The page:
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Why CISOs Should Care About Brand Impersonation Scams


A company's goodwill is a valuable asset that cannot be measured but adds immense value to its balance sheets. However, with brand impersonation rising, companies are hard-pressed to keep their goodwill intact, including customer loyalty and brand recognition. Cybercriminals impersonate brands to propagate malware, commit advertising fraud, business email compromise (BEC), phishing, and other social engineering attacks. Such tactics cause irreparable harm to a company's reputation. In this environment, it is paramount for CISOs to safeguard their company's good reputation. This article provides an overview of how brand imitation scams work and ways to guard against them.

What is a brand impersonation attack?

Brand impersonation attacks are a type of cyberattack that impersonates a trusted brand, enterprise, organization, or business to ultimately trick target users into disclosing sensitive details or personal information. Attackers may receive financial rewards, be employed by other companies, or act independently to harm the brand's reputation or steal a victim's confidential information.

Brand impersonation is also known as brand spoofing. Security researchers say it is one of the most successful types of cyberattacks since people tend to trust reputable brand names blindly or without too much thought. For example, imagine you are making an online purchase, and a window with your bank's logo and forms asks for your credit card details. Most people wouldn't think twice about inputting that information as it seems genuine, but this could be an attacker trying to access confidential banking credentials.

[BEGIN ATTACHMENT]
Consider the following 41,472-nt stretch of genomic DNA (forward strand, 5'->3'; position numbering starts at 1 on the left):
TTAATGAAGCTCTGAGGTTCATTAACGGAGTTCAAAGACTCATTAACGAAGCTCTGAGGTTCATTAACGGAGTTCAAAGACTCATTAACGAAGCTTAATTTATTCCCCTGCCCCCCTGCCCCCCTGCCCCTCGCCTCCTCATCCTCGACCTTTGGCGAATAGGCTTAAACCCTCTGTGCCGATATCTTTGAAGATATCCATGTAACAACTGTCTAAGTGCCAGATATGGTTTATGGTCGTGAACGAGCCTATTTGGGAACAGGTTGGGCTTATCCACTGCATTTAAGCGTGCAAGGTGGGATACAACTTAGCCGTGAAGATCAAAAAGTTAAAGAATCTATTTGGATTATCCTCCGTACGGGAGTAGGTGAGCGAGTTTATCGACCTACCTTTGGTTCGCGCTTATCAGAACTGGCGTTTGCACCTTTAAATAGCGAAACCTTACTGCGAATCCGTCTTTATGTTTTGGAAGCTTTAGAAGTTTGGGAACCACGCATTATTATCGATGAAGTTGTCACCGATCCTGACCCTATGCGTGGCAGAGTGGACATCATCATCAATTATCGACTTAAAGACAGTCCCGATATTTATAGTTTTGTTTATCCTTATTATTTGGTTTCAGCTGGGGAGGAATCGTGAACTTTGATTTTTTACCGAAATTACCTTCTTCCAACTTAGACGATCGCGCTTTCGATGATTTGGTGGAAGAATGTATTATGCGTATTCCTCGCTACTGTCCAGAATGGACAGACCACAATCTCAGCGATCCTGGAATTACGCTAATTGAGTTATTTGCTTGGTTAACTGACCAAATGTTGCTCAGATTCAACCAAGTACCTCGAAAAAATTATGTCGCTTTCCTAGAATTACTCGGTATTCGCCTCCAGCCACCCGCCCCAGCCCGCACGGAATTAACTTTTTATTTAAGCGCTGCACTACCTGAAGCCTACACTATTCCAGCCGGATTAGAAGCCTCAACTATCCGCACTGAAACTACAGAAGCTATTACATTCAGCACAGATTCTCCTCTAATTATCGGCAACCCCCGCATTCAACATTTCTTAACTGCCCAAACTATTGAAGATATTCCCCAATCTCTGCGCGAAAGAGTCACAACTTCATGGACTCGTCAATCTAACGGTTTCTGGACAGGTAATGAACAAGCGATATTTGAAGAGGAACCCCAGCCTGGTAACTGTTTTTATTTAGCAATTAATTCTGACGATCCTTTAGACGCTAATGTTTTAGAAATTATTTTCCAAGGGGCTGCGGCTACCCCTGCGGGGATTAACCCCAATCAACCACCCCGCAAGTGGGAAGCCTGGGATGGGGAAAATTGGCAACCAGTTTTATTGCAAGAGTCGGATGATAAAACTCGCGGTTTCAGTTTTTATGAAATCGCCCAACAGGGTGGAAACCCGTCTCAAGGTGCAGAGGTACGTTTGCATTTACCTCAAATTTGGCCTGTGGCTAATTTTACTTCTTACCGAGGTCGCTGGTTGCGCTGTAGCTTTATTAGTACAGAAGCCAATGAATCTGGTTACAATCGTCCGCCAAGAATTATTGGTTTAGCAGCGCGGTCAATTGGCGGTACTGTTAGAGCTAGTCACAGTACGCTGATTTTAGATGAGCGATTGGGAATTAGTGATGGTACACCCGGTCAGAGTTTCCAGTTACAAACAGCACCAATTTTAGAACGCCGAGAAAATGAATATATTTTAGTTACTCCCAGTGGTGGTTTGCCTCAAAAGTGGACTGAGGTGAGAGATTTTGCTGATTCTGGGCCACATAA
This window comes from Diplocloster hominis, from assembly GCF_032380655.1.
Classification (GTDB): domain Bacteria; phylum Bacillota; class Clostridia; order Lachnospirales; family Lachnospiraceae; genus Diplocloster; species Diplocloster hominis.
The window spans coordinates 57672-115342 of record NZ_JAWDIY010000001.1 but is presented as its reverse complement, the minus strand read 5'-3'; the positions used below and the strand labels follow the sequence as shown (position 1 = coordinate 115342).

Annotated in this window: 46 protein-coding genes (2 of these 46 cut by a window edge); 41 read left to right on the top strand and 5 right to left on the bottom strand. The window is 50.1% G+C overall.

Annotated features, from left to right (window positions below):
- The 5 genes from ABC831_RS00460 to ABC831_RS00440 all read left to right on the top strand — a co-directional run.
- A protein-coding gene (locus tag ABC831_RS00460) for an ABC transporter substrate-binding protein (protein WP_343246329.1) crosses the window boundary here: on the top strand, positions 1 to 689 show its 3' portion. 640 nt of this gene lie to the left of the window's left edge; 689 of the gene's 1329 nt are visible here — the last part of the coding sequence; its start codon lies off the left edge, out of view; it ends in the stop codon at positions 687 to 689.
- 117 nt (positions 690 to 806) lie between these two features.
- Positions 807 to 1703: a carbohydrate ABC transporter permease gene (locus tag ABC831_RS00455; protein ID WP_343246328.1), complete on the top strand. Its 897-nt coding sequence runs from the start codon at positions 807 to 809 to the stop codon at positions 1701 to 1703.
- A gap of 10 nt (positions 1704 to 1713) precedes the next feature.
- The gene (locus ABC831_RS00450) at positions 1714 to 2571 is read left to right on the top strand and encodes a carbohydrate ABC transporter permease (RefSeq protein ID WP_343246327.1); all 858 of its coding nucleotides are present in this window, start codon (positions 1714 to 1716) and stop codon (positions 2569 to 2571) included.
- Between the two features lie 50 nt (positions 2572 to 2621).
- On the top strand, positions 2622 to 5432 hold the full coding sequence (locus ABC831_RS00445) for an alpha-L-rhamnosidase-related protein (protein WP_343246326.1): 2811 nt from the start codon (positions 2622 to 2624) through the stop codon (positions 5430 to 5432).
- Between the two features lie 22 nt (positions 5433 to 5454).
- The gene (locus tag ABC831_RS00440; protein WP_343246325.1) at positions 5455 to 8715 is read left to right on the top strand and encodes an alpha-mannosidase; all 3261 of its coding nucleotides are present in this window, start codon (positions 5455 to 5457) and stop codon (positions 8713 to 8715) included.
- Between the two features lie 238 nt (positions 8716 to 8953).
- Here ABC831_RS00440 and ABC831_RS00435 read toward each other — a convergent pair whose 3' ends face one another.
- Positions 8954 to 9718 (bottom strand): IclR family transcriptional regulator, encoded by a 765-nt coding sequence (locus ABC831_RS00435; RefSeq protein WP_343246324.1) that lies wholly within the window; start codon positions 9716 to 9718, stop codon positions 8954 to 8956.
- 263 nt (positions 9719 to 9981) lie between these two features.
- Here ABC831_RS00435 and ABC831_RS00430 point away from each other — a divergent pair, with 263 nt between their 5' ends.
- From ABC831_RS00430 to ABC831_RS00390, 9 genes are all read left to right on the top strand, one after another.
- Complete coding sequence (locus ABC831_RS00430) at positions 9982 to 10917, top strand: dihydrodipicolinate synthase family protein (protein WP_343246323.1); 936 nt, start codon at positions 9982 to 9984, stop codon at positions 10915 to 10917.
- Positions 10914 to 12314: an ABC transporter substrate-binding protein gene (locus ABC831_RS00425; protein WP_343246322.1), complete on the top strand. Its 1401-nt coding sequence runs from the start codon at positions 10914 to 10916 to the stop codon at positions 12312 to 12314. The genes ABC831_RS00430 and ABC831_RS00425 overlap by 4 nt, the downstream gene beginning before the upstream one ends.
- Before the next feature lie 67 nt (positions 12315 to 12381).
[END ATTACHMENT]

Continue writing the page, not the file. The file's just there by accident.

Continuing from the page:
According to research reports, 25 percent of enterprises receive spoofed branded emails. Keepnet Labs reported that 1 in 3 employees clicks malicious links in phishing emails, and 1 in 8 employees shares the information as requested over these illegitimate emails. According to the US Federal Trade Commission (FTC) report, numerous users have lost over US$ 2 billion due to brand-impersonating scams since 2017. 

How do these attacks work?

Brand impersonation scams usually involve setting up fake websites, email accounts, logos, and social media pages that appear to be genuine. Attackers may also hijack legitimate accounts by sending malicious links or stealing account credentials through phishing emails. Additionally, they may use social engineering tactics such as creating false offers and discounts or using fake reviews to lure customers. Once the victim has been lured in, attackers can easily steal personal information or payment details. Alternatively, they may use the stolen data to commit fraud or even sabotage a company’s reputation.

Stealing the brand and damaging the reputation

Brand impersonation scams not only destroy customer trust and loyalty but also threaten sales, existing business operations as well as potential new ventures.